Ritonavir(V) is readily prepared from solvent systems (e.g., binary solvent systems) comprised of an acetate and acetonitrile. In particular, it was discovered that after Ritonavir is dissolved in such a solvent system at an elevated temperature (e.g., about 70° C.), the slow cooling of the resulting mixtures (e.g., at a rate of about 5° C./minute until a temperature of about 5° C. is reached) typically yields crystals of Ritonavir(V), which can be isolated by filtration and optionally dried by air. Specific solvent systems comprise from about 25 to about 50 volume percent acetonitrile. It was also found that prolonged incubation of Ritonavir(V) in the crystallization mixture provides Ritonavir Form I.

4.2. Methods of Treatment and Prevention

Compounds of the invention (e.g., Ritonavir(V)) can be used for the treatment or management of diseases and conditions associated with activity of HIV proteases. Examples of such diseases and conditions include, but are not limited to, HIV-infection.

As discussed herein, compounds of the invention are typically incorporated into pharmaceutical compositions, such as individual dosage forms suitable for administration by any of a variety of routes. The magnitude of a prophylactic or therapeutic dose of a pharmaceutical composition of the invention for the acute or chronic management of a disease will vary with the severity of the condition to be treated and the route of administration. The dose, and perhaps the dose frequency, will also vary according to age, body weight, response, and the past medical history of the individual patient. For example, the general recommended daily dose range for the treatment and/or prevention of the diseases, disorders, and/or conditions described herein using a pharmaceutical composition comprising Ritonavir as the active ingredient lie within the range of from about 100 mg to about 1200 mg, from 200 mg to about 1000 mg, and from 400 mg to about 800 mg twice daily by mouth. A preferred dose is about 600 mg Ritonavir twice daily. Dose titration schedules such as those published in connection with NORVIR® may be used to reduce or avoid adverse effects. See, e.g., PHYSICIANS' DESK REFERENCE, 487–492 (56th ed., 2002).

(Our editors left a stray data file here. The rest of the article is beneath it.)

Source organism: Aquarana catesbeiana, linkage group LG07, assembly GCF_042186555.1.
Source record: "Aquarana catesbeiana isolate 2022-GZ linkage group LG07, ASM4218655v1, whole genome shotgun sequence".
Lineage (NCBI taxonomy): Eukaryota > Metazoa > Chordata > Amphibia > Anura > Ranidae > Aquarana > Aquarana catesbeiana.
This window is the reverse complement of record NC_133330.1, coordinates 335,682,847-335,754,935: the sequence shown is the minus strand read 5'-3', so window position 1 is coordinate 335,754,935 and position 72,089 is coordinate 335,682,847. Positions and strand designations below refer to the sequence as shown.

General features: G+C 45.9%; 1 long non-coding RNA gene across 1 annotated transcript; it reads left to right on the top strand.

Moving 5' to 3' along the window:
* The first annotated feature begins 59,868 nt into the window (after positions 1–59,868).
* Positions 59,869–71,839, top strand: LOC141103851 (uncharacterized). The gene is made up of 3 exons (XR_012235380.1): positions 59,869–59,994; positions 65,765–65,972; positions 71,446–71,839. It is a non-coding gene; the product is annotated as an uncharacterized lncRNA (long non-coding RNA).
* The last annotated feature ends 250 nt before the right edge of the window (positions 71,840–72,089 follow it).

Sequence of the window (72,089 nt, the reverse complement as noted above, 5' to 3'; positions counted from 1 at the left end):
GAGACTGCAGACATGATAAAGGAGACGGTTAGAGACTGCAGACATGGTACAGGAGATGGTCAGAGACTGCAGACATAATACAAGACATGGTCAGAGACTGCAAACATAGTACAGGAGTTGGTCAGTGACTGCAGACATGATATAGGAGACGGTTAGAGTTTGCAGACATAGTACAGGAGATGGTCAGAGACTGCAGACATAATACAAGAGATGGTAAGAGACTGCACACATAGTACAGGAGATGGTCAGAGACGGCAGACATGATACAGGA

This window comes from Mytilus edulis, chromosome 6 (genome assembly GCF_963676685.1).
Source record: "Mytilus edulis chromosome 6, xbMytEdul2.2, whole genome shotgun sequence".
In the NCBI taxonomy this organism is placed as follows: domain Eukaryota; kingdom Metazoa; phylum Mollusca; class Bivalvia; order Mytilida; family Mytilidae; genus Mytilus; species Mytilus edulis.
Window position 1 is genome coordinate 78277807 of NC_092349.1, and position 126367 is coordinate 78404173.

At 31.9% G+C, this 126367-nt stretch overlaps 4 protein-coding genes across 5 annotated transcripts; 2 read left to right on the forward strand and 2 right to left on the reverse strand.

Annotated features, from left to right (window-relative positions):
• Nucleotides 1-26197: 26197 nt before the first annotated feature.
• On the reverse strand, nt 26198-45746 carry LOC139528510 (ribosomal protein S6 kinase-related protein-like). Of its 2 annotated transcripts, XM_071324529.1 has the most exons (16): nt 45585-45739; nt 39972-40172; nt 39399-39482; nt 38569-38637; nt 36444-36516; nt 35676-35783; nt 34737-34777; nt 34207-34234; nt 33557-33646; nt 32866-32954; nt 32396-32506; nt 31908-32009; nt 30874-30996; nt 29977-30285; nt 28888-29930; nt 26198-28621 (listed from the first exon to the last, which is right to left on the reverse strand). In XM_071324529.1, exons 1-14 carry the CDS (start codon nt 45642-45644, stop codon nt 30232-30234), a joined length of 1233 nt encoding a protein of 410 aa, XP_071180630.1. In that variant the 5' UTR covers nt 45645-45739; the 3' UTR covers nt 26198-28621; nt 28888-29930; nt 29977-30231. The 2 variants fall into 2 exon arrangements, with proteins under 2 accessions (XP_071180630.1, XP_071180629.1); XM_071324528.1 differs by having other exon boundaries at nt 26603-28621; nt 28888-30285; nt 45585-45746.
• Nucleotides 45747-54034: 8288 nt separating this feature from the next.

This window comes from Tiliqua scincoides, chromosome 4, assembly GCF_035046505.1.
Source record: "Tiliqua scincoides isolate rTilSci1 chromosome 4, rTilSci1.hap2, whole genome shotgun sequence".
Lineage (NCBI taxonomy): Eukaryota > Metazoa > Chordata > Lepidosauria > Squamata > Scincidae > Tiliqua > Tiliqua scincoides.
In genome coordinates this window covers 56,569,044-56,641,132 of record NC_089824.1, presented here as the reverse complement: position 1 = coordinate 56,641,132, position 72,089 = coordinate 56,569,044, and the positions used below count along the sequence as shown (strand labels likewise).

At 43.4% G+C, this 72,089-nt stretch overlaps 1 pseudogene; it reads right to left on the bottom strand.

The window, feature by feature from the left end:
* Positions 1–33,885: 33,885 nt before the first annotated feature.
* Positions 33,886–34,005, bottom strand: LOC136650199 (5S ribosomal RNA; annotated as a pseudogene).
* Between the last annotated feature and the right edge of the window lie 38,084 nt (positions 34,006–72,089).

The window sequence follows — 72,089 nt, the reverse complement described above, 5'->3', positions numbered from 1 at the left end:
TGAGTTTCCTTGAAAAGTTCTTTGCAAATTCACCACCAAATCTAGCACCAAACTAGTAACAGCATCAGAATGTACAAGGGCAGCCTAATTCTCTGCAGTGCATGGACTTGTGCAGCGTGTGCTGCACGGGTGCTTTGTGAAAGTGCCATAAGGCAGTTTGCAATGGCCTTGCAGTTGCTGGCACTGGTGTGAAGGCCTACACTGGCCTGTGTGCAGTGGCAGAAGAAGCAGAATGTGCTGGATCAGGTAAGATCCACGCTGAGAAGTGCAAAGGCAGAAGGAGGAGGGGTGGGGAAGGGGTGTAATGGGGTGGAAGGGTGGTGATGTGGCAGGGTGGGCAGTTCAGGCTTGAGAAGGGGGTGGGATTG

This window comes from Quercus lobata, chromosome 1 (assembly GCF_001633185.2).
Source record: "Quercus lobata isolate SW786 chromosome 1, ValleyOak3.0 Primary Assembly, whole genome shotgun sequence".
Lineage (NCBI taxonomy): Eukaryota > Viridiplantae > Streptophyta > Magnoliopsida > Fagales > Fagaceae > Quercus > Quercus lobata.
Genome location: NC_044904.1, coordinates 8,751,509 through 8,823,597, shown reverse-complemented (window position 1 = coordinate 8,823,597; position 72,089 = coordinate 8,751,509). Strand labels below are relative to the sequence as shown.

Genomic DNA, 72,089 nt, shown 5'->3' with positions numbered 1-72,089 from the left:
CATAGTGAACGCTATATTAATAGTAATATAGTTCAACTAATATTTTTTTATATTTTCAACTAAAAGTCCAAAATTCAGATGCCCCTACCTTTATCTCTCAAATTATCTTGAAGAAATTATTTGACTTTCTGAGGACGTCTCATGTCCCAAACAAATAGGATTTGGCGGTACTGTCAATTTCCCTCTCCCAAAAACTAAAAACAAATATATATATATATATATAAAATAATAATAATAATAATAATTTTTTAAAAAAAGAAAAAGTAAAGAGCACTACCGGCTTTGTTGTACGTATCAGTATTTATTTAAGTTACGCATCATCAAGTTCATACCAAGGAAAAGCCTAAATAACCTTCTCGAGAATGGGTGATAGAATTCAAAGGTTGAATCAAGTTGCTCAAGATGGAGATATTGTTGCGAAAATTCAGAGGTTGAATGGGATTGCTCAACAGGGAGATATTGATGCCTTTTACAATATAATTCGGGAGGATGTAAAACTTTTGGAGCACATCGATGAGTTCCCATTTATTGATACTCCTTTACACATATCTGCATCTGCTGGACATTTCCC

As with previously known forms of Ritonavir, those of the invention can be combined or adjunctively administered with other pharmacologically active compounds when used to treat or prevent diseases or conditions. For example, compounds of the invention can be administered in combination with other compounds or pharmaceutical agents for the treatment or prevention of infectious disease of HIV including, but not limited to, PIs, NRTIs, and NNRTIs. Examples of PIs include, but are not limited to, lopinavir, saquinavir, indinavir, nelfinavir, amprenavir, palinavir, lasinavir, tipranavir, and those disclosed in U.S. Pat. Nos. 6,284,767; 5,886,036; 5,846,987; and 5,635,523, all of which are incorporated herein by reference. Examples of NRTIs include, but are not limited to, zidovudine, zalcitabine, lamivudine, didanosine, abacavir, tidoxil, stavudine, adefovir, adefovir dipivoxil, fozivudine, and the like. Examples of NNRTIs (which may also include an agent having antioxidation activity) include, but are not limited to, delavirdine, efavirenz, immunocal, loviride, nevirapine, oltipraz, and the like.